After the seemingly very early breakdowns, we had a 1-2 mile section that was somewhat downhill, It was also deceiving because the race description had stated there was an uphill climb from the start for 10 miles.  They weren’t kidding. An uphill battle for 8-9 miles hit right after the little bit of downhill. We would climb - and climb some more.   

Ninety percent of the geared riders were already in full 2 mph spin mode, while I was in 4 mph single speed climb and mash mode.  So, I began to pass.  My count during the 10 mile climb was somewhere around 100 riders passed.  This passing came to a dead halt at the “Powerline” climb though, as it’s not only very steep, but it was soaking wet with water running through it like a river due to massive amounts of rain the day prior.  

Incidentally, everyone in front of me was walking, and in turn we were ALL walking.  We did the “hike-a-bike” for about 1 mile to the peak, where we encountered both mud, and snow (Yes, at 12,200 feet there’s snow even in July in Colorado).  

From memory of the map, I knew that I had about 5 miles of downhill after this, with the first aid station right around the middle of that downhill.  I was feeling pretty good, with the exception of my feet, which became very, very sore after hiking my bike uphill in shoes that are stiff on the bottom.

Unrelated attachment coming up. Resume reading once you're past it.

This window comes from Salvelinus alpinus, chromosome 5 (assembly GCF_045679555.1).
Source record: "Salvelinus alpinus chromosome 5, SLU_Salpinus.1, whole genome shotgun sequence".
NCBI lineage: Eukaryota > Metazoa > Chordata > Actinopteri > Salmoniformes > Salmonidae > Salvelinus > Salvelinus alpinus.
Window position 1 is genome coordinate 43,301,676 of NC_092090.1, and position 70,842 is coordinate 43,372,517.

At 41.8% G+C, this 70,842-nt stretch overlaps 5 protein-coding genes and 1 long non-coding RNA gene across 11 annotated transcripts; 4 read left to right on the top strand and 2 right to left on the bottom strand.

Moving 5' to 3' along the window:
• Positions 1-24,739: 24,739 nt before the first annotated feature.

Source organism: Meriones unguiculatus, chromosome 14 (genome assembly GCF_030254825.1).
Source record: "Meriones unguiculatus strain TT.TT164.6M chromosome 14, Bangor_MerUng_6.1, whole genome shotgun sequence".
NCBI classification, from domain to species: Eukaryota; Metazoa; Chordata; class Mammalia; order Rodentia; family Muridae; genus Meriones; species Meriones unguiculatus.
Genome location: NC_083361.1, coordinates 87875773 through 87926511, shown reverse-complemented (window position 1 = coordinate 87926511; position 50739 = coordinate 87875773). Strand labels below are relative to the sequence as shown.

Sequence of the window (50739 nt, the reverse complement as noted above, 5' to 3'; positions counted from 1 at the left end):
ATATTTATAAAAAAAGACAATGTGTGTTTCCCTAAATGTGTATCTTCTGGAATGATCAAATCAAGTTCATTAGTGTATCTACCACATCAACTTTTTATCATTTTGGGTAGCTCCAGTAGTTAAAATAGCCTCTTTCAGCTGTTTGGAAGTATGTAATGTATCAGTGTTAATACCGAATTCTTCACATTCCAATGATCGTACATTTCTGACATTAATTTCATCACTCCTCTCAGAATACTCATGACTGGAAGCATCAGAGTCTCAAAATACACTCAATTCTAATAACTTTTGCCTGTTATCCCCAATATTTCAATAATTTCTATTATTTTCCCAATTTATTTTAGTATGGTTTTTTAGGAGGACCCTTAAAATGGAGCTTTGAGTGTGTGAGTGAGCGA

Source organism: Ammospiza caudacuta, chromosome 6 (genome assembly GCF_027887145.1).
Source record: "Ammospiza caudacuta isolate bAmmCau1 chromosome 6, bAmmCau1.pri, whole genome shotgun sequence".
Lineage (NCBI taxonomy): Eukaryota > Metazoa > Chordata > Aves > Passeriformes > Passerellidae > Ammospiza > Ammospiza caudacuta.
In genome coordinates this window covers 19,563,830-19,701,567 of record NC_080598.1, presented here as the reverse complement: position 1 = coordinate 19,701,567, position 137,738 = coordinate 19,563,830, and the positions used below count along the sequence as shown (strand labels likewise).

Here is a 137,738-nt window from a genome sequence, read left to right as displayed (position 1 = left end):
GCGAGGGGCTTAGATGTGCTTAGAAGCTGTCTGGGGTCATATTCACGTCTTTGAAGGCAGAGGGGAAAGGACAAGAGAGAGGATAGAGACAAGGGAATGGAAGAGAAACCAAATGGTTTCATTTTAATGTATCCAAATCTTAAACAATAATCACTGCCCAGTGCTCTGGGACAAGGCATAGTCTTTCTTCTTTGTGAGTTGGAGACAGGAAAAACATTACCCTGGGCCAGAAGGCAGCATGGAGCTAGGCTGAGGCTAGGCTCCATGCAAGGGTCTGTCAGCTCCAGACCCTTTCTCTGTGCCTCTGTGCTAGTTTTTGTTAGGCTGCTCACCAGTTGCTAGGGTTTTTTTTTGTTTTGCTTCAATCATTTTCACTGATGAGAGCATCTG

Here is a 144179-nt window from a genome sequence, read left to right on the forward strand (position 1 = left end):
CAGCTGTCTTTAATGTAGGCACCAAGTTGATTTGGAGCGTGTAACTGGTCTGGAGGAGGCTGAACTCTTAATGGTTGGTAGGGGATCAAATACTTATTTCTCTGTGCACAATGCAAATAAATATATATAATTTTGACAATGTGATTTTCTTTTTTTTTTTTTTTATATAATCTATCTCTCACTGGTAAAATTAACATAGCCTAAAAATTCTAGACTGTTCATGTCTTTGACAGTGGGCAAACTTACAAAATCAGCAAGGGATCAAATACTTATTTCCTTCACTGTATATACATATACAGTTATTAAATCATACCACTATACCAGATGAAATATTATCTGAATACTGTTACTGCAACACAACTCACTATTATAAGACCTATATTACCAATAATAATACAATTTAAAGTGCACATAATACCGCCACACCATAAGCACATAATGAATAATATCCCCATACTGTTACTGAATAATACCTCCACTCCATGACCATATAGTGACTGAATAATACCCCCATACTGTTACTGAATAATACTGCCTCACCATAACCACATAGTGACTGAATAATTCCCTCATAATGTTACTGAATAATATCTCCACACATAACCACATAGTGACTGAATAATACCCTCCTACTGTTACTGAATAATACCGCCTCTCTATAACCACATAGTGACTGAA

The first point at which I could actually stand and wait for Sam was around mile 15. I had no idea how far back he would be, but I arrived just a few minutes before the first rider would speed by. I chatted with folks around me, most of whom had competed in this very race themselves at various points but were now here supporting and/or cheering on other racers.
Sam with other riders at about mile 15.
I should note at this point that all of the race photos posted seem to indicate that this was a ride that took place only on dirt/fire roads, which is not at all the case. However, they are the only locations I was able to get to with relative ease for photographs. I'm pretty sure it's why Sam (and others) seemed to be smiling in every photograph - I have no doubt they must've been relieved to have something less technical to deal with during the race.

Before too much time had passed, I spotted Sam coming up the path. He seemed to be doing pretty well, so after cheering him on, I decided to move on to the next location.

The first real downhill was on the way to the aid station.  Downhill on a single speed is mostly restful, but slower than everyone.  I basically coasted to the aid station, had them refill my liquids, and consumed a Gu shot. In total, it probably killed about 3 minutes. I moved on, knowing I had about 2-3 more miles before the climbing started again.  

The climbing went as expected, with everyone passing me as we sped downhill. Then, as we began to climb again, I  methodically passed them going back up to the next peak. This put us around the 20 mile mark.  
At this point, we gradually went downhill to the 23-24ish mile point, which was the designated turn-around.  At this point, I had tired a bit, so I took a longer break, had some of the food provided and refilled water.  I would learn later, that I shouldn't waste so much time if I want to be competitive!